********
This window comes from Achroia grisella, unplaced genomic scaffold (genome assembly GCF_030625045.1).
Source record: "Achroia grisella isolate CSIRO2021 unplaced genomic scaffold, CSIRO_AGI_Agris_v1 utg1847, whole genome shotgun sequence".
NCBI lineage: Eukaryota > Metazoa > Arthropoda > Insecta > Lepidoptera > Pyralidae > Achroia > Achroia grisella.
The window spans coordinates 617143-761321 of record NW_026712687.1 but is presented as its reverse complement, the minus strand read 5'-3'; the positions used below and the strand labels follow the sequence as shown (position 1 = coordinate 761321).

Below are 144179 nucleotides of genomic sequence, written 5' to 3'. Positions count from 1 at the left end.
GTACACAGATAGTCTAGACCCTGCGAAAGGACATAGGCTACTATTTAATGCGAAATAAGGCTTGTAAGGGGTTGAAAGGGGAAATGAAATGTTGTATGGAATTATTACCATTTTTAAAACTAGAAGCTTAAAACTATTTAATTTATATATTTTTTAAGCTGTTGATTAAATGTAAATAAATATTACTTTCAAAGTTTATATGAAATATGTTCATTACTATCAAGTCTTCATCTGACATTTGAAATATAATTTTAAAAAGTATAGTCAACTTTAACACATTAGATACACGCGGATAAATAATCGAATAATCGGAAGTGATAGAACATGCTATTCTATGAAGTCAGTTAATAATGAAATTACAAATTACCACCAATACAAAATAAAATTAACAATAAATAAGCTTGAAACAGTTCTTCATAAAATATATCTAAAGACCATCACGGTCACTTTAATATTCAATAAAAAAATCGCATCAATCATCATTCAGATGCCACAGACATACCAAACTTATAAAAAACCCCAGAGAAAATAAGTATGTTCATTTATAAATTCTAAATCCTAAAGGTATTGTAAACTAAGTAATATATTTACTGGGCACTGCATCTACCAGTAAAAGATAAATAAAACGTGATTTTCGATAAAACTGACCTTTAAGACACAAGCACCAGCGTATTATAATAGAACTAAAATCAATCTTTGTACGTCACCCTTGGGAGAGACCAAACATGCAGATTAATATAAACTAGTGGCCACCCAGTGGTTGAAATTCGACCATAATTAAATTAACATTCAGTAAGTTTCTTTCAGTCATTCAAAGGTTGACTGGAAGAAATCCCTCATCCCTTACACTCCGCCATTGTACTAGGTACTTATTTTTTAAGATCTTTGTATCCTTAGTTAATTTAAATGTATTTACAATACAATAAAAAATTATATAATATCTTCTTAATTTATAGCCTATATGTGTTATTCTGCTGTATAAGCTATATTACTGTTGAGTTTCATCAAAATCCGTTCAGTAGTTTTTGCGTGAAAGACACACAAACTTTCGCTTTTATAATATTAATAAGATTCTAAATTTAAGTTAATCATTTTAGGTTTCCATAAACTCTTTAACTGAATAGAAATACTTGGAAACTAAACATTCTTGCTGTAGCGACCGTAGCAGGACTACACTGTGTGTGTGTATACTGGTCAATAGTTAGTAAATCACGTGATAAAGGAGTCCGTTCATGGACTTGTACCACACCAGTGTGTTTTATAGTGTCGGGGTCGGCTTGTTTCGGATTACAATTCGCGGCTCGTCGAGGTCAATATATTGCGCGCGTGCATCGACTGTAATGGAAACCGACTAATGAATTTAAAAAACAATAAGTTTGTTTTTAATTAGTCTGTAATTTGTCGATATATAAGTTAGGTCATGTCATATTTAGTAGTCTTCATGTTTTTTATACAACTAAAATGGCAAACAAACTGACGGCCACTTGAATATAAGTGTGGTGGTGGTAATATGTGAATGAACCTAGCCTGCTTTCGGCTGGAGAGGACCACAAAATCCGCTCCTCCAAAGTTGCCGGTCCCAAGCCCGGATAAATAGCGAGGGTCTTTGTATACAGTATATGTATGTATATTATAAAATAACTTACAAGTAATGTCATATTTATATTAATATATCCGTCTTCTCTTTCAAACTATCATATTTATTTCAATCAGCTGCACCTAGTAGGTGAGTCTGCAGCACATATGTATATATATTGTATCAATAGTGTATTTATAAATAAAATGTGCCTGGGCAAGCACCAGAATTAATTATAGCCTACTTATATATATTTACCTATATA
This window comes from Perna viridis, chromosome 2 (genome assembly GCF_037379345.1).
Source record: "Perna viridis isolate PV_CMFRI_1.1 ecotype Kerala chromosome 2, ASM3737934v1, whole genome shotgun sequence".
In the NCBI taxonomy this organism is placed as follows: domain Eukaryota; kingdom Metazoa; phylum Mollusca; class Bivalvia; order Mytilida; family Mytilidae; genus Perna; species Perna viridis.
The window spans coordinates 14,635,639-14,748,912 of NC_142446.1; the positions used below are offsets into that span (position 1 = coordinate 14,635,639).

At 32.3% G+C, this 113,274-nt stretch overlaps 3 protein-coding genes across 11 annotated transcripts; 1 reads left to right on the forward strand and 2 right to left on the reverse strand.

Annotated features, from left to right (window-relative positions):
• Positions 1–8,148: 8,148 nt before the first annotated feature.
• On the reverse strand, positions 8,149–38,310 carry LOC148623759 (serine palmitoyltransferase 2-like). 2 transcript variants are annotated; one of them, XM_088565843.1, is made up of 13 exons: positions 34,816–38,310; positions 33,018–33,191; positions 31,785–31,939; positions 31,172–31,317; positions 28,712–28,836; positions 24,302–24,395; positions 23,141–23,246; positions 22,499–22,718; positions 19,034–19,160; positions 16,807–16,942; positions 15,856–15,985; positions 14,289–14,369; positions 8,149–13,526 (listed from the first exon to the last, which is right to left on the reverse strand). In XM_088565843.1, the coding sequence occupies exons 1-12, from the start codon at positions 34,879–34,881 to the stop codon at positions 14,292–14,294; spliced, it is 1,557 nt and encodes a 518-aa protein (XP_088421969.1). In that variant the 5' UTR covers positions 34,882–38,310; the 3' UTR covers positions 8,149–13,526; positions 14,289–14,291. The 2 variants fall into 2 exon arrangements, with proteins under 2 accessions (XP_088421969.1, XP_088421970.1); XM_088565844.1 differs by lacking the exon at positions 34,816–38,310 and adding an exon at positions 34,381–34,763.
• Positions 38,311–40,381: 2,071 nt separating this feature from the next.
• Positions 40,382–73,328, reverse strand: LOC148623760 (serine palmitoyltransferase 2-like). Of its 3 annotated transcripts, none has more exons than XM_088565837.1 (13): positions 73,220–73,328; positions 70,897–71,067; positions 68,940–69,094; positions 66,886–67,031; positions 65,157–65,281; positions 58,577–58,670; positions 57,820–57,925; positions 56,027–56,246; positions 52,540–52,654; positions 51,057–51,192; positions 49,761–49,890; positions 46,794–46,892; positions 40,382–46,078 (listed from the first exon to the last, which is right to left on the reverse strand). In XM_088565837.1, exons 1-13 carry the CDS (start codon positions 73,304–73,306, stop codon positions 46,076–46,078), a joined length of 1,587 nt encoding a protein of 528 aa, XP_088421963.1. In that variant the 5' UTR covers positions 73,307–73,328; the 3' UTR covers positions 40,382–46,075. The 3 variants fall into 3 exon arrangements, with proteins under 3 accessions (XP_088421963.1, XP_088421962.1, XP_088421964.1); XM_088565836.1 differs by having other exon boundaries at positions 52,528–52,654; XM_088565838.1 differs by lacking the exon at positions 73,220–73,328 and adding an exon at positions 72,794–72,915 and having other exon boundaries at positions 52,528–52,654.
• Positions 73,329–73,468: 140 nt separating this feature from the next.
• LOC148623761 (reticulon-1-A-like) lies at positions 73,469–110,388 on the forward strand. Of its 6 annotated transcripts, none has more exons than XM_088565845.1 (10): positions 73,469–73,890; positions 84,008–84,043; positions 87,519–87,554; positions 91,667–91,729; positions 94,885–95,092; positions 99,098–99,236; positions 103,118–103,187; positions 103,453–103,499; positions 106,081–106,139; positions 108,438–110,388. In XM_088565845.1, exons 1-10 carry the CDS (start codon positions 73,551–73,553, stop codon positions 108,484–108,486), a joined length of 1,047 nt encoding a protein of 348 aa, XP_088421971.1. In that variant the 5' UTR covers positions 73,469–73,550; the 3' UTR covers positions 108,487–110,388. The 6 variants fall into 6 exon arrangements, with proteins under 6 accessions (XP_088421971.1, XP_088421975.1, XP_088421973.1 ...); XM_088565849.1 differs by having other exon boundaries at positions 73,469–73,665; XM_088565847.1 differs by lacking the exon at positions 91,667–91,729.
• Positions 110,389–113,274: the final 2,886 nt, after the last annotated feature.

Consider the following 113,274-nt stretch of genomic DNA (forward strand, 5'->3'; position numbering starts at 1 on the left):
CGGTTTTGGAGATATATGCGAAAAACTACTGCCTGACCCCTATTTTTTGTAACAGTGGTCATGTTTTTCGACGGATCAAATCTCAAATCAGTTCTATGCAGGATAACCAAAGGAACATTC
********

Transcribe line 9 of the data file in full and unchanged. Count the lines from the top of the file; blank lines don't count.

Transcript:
In the NCBI taxonomy this organism is placed as follows: domain Eukaryota; kingdom Metazoa; phylum Mollusca; class Bivalvia; order Mytilida; family Mytilidae; genus Perna; species Perna viridis.